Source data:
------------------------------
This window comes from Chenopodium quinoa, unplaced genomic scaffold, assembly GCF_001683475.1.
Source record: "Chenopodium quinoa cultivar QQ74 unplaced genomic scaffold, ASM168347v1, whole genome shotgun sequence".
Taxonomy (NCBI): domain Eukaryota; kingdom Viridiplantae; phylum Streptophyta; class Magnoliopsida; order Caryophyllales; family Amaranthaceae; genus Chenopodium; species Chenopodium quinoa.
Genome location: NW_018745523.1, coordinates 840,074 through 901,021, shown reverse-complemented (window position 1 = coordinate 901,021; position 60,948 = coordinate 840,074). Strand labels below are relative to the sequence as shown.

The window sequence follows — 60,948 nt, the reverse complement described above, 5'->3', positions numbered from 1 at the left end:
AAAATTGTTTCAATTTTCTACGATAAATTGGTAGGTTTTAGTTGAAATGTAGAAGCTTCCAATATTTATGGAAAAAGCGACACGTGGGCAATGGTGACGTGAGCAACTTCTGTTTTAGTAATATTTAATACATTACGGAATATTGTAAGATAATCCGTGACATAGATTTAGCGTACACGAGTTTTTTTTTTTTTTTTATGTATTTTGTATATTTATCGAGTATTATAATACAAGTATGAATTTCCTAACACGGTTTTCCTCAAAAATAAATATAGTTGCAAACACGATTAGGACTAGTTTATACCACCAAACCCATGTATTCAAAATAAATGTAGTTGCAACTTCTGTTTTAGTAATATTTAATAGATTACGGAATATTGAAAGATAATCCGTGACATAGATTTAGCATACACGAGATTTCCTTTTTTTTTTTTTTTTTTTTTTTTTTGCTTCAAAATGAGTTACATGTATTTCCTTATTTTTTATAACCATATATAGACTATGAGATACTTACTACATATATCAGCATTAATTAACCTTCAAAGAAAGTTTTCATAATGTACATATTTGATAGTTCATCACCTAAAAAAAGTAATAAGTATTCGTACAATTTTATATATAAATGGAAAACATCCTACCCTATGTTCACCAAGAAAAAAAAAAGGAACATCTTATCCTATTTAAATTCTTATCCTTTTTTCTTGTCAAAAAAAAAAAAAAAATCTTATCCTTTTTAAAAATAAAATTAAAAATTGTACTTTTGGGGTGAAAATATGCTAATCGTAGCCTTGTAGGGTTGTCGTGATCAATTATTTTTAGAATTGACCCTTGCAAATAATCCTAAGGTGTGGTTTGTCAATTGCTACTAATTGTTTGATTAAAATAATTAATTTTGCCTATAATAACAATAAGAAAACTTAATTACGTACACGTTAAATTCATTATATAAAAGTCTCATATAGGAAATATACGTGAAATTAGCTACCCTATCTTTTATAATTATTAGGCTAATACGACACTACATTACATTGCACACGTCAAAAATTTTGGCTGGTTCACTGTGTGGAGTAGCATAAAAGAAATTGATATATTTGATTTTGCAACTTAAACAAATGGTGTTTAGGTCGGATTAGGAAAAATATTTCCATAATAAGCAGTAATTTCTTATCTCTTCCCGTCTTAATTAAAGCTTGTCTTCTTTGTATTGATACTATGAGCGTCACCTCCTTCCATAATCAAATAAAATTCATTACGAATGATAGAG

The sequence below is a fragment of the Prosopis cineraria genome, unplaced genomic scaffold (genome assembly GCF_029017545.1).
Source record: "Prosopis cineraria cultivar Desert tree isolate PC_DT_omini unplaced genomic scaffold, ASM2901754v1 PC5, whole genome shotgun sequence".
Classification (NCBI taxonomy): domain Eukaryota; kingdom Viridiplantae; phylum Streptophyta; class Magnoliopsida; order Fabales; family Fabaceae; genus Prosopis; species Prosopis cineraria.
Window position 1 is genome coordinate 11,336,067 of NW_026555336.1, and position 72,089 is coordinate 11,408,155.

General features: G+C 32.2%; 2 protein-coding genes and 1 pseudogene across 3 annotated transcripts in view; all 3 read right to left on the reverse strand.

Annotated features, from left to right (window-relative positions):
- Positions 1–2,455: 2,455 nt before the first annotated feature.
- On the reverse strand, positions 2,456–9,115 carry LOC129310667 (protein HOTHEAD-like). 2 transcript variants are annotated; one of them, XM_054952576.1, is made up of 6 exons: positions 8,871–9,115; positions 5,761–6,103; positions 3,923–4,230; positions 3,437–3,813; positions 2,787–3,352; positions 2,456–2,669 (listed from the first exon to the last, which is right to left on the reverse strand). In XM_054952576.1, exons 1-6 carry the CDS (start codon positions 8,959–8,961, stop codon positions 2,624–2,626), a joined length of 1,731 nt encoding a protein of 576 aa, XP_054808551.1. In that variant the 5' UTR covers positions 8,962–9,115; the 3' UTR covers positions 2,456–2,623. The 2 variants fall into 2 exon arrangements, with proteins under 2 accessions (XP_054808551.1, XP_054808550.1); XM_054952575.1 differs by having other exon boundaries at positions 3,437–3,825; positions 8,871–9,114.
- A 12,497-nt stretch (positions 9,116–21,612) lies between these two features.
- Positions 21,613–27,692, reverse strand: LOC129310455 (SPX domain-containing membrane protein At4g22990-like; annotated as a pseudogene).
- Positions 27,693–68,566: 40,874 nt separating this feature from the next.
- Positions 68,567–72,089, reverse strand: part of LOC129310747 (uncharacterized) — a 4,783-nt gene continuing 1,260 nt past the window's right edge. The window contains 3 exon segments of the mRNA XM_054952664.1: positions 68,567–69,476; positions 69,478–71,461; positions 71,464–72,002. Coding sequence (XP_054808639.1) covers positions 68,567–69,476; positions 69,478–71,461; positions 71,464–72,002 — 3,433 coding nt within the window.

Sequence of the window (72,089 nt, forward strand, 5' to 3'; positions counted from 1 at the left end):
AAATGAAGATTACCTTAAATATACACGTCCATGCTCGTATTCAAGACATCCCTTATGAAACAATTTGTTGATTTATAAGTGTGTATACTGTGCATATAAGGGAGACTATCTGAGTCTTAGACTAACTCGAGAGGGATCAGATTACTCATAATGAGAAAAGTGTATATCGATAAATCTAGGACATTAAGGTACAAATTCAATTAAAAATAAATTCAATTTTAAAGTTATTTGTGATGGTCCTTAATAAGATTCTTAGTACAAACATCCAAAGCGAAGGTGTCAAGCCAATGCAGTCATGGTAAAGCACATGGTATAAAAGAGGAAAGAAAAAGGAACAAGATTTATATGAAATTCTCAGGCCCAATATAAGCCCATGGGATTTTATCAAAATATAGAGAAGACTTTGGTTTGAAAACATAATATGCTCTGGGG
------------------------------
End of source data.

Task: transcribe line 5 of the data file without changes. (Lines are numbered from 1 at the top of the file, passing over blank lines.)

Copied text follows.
The window sequence follows — 60,948 nt, the reverse complement described above, 5'->3', positions numbered from 1 at the left end: